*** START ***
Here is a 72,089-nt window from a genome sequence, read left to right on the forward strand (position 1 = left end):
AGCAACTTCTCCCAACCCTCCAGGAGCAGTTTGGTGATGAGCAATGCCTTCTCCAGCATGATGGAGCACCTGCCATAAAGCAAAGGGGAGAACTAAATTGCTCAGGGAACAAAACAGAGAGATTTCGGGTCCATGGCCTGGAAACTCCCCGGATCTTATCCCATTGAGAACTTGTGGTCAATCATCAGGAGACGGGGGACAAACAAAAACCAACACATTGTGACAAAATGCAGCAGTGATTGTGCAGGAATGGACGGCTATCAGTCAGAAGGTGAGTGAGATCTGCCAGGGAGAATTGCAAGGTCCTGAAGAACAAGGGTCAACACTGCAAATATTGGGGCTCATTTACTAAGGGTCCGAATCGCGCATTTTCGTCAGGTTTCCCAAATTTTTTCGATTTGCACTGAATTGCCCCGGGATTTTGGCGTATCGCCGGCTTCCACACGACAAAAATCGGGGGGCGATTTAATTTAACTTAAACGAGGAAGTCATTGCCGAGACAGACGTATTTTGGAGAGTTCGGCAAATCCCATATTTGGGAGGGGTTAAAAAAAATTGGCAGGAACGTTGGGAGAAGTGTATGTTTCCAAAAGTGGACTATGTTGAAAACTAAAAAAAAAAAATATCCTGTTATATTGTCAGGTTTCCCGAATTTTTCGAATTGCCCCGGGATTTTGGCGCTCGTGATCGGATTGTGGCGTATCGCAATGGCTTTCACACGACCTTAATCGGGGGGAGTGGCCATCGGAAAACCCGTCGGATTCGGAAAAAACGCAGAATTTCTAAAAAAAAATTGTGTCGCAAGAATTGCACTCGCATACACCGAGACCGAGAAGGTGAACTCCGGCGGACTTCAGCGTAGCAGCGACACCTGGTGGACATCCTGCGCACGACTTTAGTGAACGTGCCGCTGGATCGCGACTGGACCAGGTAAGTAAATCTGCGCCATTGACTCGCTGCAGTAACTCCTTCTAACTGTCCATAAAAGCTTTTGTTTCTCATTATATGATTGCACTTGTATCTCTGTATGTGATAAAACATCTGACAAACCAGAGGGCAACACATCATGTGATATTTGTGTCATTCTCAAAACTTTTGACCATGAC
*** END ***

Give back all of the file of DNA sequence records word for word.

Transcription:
Here is a 72,089-nt window from a genome sequence, read left to right on the forward strand (position 1 = left end):
AGCAACTTCTCCCAACCCTCCAGGAGCAGTTTGGTGATGAGCAATGCCTTCTCCAGCATGATGGAGCACCTGCCATAAAGCAAAGGGGAGAACTAAATTGCTCAGGGAACAAAACAGAGAGATTTCGGGTCCATGGCCTGGAAACTCCCCGGATCTTATCCCATTGAGAACTTGTGGTCAATCATCAGGAGACGGGGGACAAACAAAAACCAACACATTGTGACAAAATGCAGCAGTGATTGTGCAGGAATGGACGGCTATCAGTCAGAAGGTGAGTGAGATCTGCCAGGGAGAATTGCAAGGTCCTGAAGAACAAGGGTCAACACTGCAAATATTGGGGCTCATTTACTAAGGGTCCGAATCGCGCATTTTCGTCAGGTTTCCCAAATTTTTTCGATTTGCACTGAATTGCCCCGGGATTTTGGCGTATCGCCGGCTTCCACACGACAAAAATCGGGGGGCGATTTAATTTAACTTAAACGAGGAAGTCATTGCCGAGACAGACGTATTTTGGAGAGTTCGGCAAATCCCATATTTGGGAGGGGTTAAAAAAAATTGGCAGGAACGTTGGGAGAAGTGTATGTTTCCAAAAGTGGACTATGTTGAAAACTAAAAAAAAAAAATATCCTGTTATATTGTCAGGTTTCCCGAATTTTTCGAATTGCCCCGGGATTTTGGCGCTCGTGATCGGATTGTGGCGTATCGCAATGGCTTTCACACGACCTTAATCGGGGGGAGTGGCCATCGGAAAACCCGTCGGATTCGGAAAAAACGCAGAATTTCTAAAAAAAAATTGTGTCGCAAGAATTGCACTCGCATACACCGAGACCGAGAAGGTGAACTCCGGCGGACTTCAGCGTAGCAGCGACACCTGGTGGACATCCTGCGCACGACTTTAGTGAACGTGCCGCTGGATCGCGACTGGACCAGGTAAGTAAATCTGCGCCATTGACTCGCTGCAGTAACTCCTTCTAACTGTCCATAAAAGCTTTTGTTTCTCATTATATGATTGCACTTGTATCTCTGTATGTGATAAAACATCTGACAAACCAGAGGGCAACACATCATGTGATATTTGTGTCATTCTCAAAACTTTTGACCATGAC